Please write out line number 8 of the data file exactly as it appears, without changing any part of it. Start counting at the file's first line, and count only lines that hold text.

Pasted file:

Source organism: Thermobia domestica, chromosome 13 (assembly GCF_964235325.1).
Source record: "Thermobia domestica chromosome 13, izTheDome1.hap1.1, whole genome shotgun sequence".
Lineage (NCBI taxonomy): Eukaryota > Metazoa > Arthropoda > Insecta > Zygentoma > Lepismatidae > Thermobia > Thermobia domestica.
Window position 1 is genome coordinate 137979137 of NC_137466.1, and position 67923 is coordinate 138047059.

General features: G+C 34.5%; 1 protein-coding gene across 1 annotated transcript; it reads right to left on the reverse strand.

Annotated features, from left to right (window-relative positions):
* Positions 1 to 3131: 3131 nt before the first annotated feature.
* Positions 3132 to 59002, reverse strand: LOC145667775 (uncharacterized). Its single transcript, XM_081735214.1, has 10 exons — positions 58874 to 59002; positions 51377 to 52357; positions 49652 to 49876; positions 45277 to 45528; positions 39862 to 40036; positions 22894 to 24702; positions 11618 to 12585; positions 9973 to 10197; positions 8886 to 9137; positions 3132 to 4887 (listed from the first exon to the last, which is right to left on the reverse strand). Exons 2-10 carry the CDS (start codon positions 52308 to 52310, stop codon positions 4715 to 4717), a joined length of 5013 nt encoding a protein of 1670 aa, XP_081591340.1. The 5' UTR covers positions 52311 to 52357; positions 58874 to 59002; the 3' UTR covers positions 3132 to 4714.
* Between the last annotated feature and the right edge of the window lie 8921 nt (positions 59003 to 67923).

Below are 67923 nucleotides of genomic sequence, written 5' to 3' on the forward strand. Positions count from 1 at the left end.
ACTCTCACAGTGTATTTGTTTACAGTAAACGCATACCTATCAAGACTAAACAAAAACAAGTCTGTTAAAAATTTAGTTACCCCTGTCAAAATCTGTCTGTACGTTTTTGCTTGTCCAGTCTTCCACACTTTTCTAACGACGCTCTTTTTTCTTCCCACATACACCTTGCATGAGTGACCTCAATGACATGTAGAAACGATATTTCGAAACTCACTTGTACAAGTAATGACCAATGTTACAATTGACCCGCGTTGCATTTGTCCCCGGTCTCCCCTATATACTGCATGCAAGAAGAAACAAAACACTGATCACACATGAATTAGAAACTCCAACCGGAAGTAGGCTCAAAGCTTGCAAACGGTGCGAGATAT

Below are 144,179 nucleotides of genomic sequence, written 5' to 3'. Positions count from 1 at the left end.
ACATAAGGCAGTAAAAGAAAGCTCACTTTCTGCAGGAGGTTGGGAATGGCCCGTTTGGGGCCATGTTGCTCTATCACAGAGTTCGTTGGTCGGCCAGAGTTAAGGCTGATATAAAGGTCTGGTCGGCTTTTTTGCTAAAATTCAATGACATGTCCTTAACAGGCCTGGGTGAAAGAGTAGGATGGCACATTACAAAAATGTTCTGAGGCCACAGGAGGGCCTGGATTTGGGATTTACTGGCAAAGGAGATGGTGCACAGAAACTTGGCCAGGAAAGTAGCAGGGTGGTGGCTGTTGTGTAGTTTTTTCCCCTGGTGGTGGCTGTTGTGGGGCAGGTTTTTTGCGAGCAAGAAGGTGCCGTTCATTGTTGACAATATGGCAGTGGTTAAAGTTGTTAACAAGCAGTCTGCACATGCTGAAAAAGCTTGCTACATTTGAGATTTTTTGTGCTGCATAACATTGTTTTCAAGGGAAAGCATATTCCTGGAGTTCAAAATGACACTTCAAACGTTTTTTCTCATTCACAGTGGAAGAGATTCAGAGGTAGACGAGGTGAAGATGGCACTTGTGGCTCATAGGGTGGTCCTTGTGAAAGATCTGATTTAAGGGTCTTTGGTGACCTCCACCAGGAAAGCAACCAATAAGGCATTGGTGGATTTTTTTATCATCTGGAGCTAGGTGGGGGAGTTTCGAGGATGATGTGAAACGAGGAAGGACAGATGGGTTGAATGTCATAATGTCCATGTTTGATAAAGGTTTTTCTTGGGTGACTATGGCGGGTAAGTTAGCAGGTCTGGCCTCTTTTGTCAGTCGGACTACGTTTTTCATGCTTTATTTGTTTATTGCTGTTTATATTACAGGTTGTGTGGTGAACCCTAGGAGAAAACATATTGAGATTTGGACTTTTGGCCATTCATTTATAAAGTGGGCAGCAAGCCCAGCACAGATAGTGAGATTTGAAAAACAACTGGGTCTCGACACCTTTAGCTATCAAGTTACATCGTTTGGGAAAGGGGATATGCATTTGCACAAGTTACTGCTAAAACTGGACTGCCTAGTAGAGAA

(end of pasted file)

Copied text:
* Positions 3132 to 59002, reverse strand: LOC145667775 (uncharacterized). Its single transcript, XM_081735214.1, has 10 exons — positions 58874 to 59002; positions 51377 to 52357; positions 49652 to 49876; positions 45277 to 45528; positions 39862 to 40036; positions 22894 to 24702; positions 11618 to 12585; positions 9973 to 10197; positions 8886 to 9137; positions 3132 to 4887 (listed from the first exon to the last, which is right to left on the reverse strand). Exons 2-10 carry the CDS (start codon positions 52308 to 52310, stop codon positions 4715 to 4717), a joined length of 5013 nt encoding a protein of 1670 aa, XP_081591340.1. The 5' UTR covers positions 52311 to 52357; positions 58874 to 59002; the 3' UTR covers positions 3132 to 4714.